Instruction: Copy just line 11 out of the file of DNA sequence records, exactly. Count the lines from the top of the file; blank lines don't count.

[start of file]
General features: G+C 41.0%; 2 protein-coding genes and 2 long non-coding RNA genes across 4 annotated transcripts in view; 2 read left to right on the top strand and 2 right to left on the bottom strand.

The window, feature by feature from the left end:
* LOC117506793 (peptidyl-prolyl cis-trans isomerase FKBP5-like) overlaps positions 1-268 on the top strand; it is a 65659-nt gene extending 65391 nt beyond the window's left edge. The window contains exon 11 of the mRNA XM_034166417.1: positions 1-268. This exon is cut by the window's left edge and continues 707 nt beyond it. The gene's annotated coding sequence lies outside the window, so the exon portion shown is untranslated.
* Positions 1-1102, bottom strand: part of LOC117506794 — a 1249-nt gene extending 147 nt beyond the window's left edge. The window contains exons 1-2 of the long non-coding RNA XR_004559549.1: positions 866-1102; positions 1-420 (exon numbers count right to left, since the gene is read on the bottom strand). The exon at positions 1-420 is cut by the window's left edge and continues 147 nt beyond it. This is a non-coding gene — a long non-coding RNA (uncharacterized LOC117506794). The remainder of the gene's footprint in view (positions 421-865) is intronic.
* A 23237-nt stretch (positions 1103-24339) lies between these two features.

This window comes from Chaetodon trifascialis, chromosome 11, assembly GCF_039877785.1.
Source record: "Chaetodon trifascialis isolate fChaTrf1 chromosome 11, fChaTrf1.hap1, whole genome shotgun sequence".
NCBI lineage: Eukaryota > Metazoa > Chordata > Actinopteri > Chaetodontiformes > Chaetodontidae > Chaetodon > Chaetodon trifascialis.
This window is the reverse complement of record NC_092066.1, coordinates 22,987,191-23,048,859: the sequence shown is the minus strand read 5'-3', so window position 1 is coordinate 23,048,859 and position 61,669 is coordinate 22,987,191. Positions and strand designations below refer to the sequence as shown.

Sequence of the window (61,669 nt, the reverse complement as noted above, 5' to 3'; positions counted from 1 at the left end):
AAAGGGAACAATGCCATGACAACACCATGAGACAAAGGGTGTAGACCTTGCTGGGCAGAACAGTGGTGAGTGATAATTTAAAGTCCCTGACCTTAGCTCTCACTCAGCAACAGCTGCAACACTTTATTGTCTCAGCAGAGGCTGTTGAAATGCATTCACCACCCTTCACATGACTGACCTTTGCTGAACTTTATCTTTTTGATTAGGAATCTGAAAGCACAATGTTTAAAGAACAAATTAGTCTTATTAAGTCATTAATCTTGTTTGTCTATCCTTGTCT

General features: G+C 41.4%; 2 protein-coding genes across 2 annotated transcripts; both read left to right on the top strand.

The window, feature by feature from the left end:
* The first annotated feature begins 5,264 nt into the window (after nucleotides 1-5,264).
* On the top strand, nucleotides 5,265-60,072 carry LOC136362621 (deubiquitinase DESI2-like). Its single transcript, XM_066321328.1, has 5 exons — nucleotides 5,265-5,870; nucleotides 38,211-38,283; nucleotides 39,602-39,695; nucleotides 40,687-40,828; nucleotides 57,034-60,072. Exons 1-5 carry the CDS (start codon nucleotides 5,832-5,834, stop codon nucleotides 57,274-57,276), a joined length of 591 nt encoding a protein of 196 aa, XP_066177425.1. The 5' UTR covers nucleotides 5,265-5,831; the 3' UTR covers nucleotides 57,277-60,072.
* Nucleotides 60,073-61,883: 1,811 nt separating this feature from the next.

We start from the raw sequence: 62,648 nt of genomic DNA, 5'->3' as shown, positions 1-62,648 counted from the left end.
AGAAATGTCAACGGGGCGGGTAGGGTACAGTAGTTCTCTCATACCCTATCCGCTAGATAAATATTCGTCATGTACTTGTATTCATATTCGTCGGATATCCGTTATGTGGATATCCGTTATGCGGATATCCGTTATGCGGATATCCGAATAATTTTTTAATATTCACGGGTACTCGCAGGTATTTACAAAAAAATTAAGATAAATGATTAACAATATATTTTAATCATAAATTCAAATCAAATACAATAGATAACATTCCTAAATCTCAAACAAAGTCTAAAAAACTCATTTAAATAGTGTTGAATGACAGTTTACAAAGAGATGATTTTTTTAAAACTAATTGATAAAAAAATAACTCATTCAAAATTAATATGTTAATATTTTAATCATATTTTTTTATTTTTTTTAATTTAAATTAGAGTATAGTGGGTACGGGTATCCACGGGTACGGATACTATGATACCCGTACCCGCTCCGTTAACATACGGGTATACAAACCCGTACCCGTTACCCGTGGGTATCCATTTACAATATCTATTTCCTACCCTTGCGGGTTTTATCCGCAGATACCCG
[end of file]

AAAGGGAACAATGCCATGACAACACCATGAGACAAAGGGTGTAGACCTTGCTGGGCAGAACAGTGGTGAGTGATAATTTAAAGTCCCTGACCTTAGCTCTCACTCAGCAACAGCTGCAACACTTTATTGTCTCAGCAGAGGCTGTTGAAATGCATTCACCACCCTTCACATGACTGACCTTTGCTGAACTTTATCTTTTTGATTAGGAATCTGAAAGCACAATGTTTAAAGAACAAATTAGTCTTATTAAGTCATTAATCTTGTTTGTCTATCCTTGTCT